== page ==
For a while we had a ride on mower and then it broke down. The fixing of it was long and torturous and in the end, after throwing a lot of good money after bad, we did without. During the few years we had the mower Bert had got into the way of cutting the rough grass at the front of the house into something approximating a lawn and for a time that was good. The grandchildren enjoyed playing on it, as did the dogs.
Of course, back then, our grandchildren and their friends were tiny little things and couldn't have managed long grass. We'd have lost them! But now that they are great big girls they can cope with a wilderness.
For a while after the mower broke down I felt very cross about the long grass that spoiled the look of my flower beds and eventually Bert dug out an ancient push along mower and cut me a six foot swathe at the back of the beds. He also cut paths to the swing, the beehive and the greenhouse. The grass grew long and meadowy and I decided I liked it. I even made a Flickr album entitled In The Long Grass. It seems I’d always enjoyed photographing people and animals in meadows.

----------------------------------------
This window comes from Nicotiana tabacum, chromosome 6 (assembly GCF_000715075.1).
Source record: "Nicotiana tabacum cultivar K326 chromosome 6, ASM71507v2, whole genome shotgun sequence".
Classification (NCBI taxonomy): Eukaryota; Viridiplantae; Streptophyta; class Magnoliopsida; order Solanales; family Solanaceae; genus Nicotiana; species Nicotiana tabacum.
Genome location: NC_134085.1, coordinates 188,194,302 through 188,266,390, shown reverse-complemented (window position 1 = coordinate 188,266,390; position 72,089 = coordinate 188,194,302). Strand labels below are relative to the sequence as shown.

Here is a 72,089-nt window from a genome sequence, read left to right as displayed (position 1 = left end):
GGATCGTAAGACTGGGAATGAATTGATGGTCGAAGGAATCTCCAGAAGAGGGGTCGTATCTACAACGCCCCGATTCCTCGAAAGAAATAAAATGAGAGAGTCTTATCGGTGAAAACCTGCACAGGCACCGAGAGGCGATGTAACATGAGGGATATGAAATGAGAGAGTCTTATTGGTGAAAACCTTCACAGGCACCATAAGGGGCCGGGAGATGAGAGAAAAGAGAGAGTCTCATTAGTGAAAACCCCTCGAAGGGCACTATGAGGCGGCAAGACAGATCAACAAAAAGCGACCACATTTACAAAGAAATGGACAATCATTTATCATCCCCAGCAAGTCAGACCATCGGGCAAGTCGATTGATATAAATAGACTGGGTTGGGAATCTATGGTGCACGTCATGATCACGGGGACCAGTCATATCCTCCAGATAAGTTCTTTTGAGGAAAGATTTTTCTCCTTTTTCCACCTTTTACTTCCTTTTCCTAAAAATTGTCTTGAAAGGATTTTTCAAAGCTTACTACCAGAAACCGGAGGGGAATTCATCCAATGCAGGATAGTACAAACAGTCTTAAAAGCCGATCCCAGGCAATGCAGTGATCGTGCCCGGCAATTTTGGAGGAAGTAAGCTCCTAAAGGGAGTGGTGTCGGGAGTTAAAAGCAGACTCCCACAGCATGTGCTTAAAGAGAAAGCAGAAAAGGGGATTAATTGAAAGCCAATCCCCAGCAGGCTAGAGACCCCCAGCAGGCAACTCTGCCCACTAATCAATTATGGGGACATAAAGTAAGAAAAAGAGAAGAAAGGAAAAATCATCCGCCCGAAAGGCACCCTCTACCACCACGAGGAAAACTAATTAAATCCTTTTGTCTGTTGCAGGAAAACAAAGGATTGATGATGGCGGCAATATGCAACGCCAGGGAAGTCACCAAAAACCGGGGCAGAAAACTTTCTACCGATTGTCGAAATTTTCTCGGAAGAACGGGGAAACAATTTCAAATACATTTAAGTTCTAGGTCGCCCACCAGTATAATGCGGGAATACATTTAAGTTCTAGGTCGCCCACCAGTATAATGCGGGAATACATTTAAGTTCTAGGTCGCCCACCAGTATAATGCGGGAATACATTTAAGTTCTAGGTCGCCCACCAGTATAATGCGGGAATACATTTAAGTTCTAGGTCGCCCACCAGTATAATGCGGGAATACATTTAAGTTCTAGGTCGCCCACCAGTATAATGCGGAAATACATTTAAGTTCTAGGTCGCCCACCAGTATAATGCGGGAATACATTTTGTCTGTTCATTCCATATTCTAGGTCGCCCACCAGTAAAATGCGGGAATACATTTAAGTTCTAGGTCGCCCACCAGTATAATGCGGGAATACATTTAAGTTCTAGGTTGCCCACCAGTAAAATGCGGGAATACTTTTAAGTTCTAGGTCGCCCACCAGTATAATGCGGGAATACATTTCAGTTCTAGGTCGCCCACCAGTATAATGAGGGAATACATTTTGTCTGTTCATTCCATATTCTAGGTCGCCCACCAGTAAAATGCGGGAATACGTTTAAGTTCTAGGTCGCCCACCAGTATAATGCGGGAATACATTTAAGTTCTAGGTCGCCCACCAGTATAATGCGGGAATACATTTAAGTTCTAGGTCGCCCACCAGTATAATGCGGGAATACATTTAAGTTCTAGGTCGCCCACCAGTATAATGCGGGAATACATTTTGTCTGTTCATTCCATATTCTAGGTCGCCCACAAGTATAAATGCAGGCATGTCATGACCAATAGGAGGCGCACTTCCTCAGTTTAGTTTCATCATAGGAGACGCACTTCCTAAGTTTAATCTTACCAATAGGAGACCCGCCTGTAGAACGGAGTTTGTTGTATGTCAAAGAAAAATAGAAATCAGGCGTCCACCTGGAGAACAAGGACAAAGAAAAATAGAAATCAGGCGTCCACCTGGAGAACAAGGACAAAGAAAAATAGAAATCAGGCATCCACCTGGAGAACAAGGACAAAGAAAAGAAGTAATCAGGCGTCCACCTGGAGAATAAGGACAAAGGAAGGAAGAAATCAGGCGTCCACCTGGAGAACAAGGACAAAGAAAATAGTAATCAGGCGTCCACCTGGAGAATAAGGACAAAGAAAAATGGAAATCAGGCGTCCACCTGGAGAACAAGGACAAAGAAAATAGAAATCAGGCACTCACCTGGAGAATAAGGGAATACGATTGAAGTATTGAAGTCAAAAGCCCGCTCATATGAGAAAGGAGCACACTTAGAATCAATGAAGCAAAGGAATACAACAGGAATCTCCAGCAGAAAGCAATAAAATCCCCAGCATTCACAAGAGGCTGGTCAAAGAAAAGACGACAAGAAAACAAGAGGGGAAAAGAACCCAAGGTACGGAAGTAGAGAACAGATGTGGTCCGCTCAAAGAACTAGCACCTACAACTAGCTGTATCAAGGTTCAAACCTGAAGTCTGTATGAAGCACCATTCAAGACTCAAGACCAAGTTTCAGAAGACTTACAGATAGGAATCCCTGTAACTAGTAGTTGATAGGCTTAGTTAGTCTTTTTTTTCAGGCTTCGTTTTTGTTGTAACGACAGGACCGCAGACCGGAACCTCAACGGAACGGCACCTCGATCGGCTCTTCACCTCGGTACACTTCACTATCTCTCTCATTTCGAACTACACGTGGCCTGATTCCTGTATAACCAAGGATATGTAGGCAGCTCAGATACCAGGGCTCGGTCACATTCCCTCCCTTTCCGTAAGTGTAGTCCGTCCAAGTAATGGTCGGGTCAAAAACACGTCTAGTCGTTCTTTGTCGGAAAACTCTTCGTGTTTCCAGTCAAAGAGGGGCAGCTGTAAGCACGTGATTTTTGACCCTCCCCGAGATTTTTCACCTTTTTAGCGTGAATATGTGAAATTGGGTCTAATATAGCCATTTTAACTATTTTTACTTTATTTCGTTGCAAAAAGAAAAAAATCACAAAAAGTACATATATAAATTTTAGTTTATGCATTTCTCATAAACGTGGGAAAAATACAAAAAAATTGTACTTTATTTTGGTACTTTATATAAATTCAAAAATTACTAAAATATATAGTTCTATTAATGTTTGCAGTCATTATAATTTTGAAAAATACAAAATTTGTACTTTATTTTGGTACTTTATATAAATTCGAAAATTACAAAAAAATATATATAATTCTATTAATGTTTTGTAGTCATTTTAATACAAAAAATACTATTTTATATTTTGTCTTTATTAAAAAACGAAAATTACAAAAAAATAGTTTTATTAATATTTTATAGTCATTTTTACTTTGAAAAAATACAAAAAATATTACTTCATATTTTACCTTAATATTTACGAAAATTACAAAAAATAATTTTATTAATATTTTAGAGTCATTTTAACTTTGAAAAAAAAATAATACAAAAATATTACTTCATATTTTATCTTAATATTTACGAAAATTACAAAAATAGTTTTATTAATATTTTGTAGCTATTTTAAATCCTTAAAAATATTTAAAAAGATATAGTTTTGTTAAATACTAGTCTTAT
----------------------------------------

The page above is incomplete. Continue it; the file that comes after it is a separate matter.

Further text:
After a while I realised that the meadow had benefits other than providing a background for my photographs. Butterflies and other pollinating insects became more numerous. I stopped feeling guilty about overgrown and weedy areas. And there were birds everywhere.
This warbler flew into the glass at the front door and stunned itself. We perched it on a bamboo cane and set it inside the hedge until it recovered its equilibrium. That's how I got the picture.
We spotted willow warblers, more wrens and the swallows returned. Then, this year, a pair of spotted flycatchers, raised a family of (at least) four in the trellis above the front door. It was the perfect vantage point for looking out at the long grass and the flying insects (probably including our honey bees) that abounded there.
One of the parent spotted flycatchers on a favourite perch, the sumach that grows outside the greenhouse.
Two of the flycatcher chicks. This picture was taken the day before they left the nest. They are looking out for their parents returning with some juicy flies. The black pellets sitting on the edge of the nest are the indigestible parts of the insects that the birds regurgitate. These pictures were taken from a distance using a long lens.
I got the greatest pleasure from watching the parent birds gathering and fetching beakfuls of insects to their hungry brood and was rather sad when they eventually left. There will be no more ride on mowers for us for long grass and wildlife are far more interesting than smooth lawns.